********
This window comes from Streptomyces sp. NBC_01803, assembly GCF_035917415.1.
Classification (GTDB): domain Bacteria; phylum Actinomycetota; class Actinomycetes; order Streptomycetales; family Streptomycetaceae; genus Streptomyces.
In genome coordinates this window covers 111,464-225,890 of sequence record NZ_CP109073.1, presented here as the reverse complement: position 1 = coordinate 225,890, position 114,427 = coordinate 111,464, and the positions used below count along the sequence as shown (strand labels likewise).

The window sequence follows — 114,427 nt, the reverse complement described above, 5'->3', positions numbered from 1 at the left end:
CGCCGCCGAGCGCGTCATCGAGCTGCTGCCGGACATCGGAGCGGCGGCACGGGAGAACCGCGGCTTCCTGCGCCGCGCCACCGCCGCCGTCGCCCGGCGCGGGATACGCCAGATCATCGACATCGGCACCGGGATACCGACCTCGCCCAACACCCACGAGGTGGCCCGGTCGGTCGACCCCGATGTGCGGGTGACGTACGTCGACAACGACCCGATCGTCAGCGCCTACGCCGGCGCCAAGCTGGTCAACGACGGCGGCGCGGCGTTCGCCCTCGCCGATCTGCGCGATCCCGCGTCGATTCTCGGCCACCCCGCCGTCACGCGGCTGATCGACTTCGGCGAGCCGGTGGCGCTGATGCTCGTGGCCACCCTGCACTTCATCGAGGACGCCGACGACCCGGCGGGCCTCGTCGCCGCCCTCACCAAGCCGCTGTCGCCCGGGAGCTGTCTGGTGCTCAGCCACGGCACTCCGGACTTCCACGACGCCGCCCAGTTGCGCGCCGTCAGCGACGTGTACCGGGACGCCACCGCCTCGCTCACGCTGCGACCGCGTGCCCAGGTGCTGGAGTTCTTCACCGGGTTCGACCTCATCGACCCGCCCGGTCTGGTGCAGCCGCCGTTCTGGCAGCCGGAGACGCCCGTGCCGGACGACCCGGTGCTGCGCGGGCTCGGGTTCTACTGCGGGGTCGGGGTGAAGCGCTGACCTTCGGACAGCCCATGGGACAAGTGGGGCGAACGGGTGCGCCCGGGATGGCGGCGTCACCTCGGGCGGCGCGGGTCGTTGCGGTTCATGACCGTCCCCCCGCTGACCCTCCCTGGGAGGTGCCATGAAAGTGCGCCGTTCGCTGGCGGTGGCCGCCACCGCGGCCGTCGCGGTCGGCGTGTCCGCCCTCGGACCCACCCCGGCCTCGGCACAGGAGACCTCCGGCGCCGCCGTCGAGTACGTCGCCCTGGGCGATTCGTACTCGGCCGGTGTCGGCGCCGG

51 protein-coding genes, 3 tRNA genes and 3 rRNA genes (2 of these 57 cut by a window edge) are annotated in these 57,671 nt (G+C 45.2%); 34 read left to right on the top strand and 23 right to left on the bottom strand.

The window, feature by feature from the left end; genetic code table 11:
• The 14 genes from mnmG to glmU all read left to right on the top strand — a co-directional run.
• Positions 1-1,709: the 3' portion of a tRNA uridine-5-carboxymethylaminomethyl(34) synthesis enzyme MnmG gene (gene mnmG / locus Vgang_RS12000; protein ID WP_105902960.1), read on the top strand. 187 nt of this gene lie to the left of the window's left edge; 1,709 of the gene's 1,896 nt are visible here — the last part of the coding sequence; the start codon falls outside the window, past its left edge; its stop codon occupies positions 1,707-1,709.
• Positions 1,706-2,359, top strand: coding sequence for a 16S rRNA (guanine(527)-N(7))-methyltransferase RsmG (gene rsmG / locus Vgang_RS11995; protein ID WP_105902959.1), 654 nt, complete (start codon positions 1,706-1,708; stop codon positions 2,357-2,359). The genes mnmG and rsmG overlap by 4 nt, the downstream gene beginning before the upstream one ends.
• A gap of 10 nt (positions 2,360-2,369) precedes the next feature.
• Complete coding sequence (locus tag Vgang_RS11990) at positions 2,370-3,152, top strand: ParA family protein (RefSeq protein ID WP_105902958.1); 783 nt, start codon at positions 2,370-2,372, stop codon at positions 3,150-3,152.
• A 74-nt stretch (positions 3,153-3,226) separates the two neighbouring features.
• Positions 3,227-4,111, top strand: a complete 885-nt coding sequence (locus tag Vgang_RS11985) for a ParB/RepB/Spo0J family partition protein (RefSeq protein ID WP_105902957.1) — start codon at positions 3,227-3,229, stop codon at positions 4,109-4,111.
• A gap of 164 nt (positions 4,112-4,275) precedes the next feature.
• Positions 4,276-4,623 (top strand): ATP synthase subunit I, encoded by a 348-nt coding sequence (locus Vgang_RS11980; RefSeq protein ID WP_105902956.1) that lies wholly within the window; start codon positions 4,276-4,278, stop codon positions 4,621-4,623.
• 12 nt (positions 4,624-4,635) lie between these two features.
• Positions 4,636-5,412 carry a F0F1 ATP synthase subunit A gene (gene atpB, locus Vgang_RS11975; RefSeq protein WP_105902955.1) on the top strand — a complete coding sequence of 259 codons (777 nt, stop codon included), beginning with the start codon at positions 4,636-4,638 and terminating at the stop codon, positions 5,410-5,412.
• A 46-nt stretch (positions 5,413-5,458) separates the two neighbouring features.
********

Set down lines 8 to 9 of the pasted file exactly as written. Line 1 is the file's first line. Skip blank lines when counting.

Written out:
• The 14 genes from mnmG to glmU all read left to right on the top strand — a co-directional run.
• Positions 1-1,709: the 3' portion of a tRNA uridine-5-carboxymethylaminomethyl(34) synthesis enzyme MnmG gene (gene mnmG / locus Vgang_RS12000; protein ID WP_105902960.1), read on the top strand. 187 nt of this gene lie to the left of the window's left edge; 1,709 of the gene's 1,896 nt are visible here — the last part of the coding sequence; the start codon falls outside the window, past its left edge; its stop codon occupies positions 1,707-1,709.